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© 2013 Rockwell Publishing Washington Real Estate Practices Lesson 3: Listing Regulations
© 2013 Rockwell Publishing Real Estate Law Washington real estate law determines: how commissions are paid who “owns” a listing
© 2013 Rockwell Publishing Real Estate Law How commissions are paid Agent’s commission must come from her brokerage. Seller pays brokerage and brokerage pays agent a portion of that amount.
© 2013 Rockwell Publishing How Commissions Are Paid Different brokerages If buyer was represented by different brokerage: buyer’s brokerage will receive part of commission, and buyer’s agent will be compensated by his brokerage.
© 2013 Rockwell Publishing How Commissions Are Paid Same brokerage If two agents working for one brokerage share credit for sale, brokerage must arrange commission split. One agent cannot compensate another.
© 2013 Rockwell Publishing Real Estate Law Suing for a commission If seller owes commission but refuses to pay it, brokerage may sue to enforce listing agreement. Agent can’t sue seller directly, but can sue brokerage if designated broker fails to pay agent part of commission.
© 2013 Rockwell Publishing Real Estate Law Ownership of listing Only brokerage can deal directly with principal, so listing agreement “belongs” to brokerage. When signing listing, agent should fill in brokerage’s name, and then sign his name as agent for brokerage.
© 2013 Rockwell Publishing Real Estate Law Ownership of listing If agent quits working for brokerage and begins working for another brokerage, listing stays with first brokerage.
Summary Real Estate Law Paying a commission Commission split Suing for a commission Ownership of listings © 2013 Rockwell Publishing
Distressed Property Law In 2008, Washington passed the Distressed Property Law. The law protects homeowners in financial distress from exploitive foreclosure rescue schemes.
© 2013 Rockwell Publishing Distressed Property Law Generally, real estate agents providing routine real estate brokerage services are exempt from the law’s requirements. This exemption doesn't apply if an agent actually participates in a distressed home conveyance.
© 2013 Rockwell Publishing Distressed Property Law Distressed home conveyance: when buyer: buys property from distressed homeowner (one facing foreclosure), allows homeowner to stay in home for more than 20 days past closing, and promises to convey property back to homeowner (or promises homeowner a share of the proceeds from property’s resale).
© 2013 Rockwell Publishing Distressed Property Law If agent participates in this type of transaction, he must complete a distressed home consultant agreement with homeowner that describes the additional services to be provided. An attorney should draft the consultant agreement. It should be attached as an addendum to the listing agreement.
© 2013 Rockwell Publishing Distressed Property Law Many standard listing agreement forms now include clause stating that licensee will not assist in a distressed home sale without a separate written agreement.
Summary Distressed Property Law Distressed homeowner Distressed home conveyance Distressed home consultant Distressed home consultant agreement © 2013 Rockwell Publishing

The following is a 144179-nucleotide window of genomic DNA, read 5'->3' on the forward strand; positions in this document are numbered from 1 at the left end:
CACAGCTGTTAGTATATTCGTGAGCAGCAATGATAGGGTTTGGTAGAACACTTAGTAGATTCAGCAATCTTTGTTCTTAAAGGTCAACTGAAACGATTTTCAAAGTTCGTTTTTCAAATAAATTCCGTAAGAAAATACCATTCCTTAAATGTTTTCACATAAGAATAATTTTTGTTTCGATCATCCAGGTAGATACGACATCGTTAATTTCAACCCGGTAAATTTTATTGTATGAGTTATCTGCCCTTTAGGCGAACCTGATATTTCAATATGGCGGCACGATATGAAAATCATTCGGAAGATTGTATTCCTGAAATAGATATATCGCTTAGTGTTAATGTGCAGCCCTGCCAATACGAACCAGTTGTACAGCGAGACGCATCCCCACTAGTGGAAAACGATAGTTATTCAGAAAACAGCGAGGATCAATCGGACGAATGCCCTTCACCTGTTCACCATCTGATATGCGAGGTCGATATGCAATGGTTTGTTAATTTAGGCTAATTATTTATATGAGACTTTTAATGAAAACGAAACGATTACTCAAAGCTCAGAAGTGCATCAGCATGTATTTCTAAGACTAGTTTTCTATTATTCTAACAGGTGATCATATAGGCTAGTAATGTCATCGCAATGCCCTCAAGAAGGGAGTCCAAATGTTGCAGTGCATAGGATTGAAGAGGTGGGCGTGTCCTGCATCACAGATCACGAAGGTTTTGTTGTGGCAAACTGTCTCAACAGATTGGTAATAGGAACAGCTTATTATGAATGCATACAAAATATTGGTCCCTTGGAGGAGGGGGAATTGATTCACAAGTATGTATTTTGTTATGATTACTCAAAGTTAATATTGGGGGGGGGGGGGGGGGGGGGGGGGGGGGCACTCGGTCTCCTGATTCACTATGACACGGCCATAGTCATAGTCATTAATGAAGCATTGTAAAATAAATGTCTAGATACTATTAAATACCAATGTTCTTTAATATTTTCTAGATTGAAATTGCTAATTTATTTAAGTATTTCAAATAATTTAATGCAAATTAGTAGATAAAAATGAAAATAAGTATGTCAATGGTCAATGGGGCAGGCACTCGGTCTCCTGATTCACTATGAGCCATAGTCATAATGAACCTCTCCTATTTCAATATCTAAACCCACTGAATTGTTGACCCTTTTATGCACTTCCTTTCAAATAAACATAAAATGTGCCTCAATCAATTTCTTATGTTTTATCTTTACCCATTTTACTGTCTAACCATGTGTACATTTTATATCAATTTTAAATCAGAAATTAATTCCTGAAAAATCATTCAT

Antidiscrimination Laws Important fair housing laws: Fair Housing Act (federal) Washington Law Against Discrimination Washington Real Estate License Law Americans with Disabilities Act
© 2013 Rockwell Publishing Federal Fair Housing Act Protected classes Federal Fair Housing Act enacted in 1968 to prohibit discrimination in housing based on: race color religion sex national origin disability familial status
© 2013 Rockwell Publishing Federal Fair Housing Act Protected classes Disability: any physical or mental impairment that substantially limits one or more major life activities.
© 2013 Rockwell Publishing Federal Fair Housing Act Residential transactions Act applies to sale or lease of: residential property vacant land for construction of residential buildings
© 2013 Rockwell Publishing Federal Fair Housing Act Residential transactions Along with transactions, applies to: advertising financing real estate brokerage activities in connection with residential real estate transactions There are several exemptions, but never applicable when real estate agent is involved.
© 2013 Rockwell Publishing Federal Fair Housing Act Prohibitions Act prohibits the following when based on protected characteristics: refusing to rent or sell residential property after receiving bona fide offer refusing to negotiate for sale or rental of residential property changing terms of sale or lease for different buyers or renters using advertising that indicates preference or intent to discriminate
© 2013 Rockwell Publishing Federal Fair Housing Act Prohibitions representing property is not available for inspection, rent, or purchase when it is available discrimination by residential lender limiting participation in MLS coercing or intimidating anyone for exercising her rights under Fair Housing Act
© 2013 Rockwell Publishing Federal Fair Housing Act Blockbusting, steering, redlining In particular, Fair Housing Act prohibits: blockbusting steering redlining
© 2013 Rockwell Publishing Federal Fair Housing Act Blockbusting Blockbusting: agent encourages people to list homes by predicting members of another race (or another protected group) are moving into neighborhood.
© 2013 Rockwell Publishing Federal Fair Housing Act Blockbusting Agents profit from blockbusting by: purchasing vacated properties at reduced prices, or collecting commissions on induced sales.
© 2013 Rockwell Publishing Federal Fair Housing Act Steering Steering: channeling buyers or tenants to or away from particular neighborhoods because of race (or another protected characteristic).
© 2013 Rockwell Publishing Federal Fair Housing Act Steering Agent cannot advise buyer to buy or not buy based on neighborhood’s racial or ethnic composition. Avoid unsolicited statements about neighborhood’s racial or ethnic composition.
© 2013 Rockwell Publishing Federal Fair Housing Act Redlining Redlining: lender’s refusal to make loan, based on ethnic or racial composition of property’s neighborhood.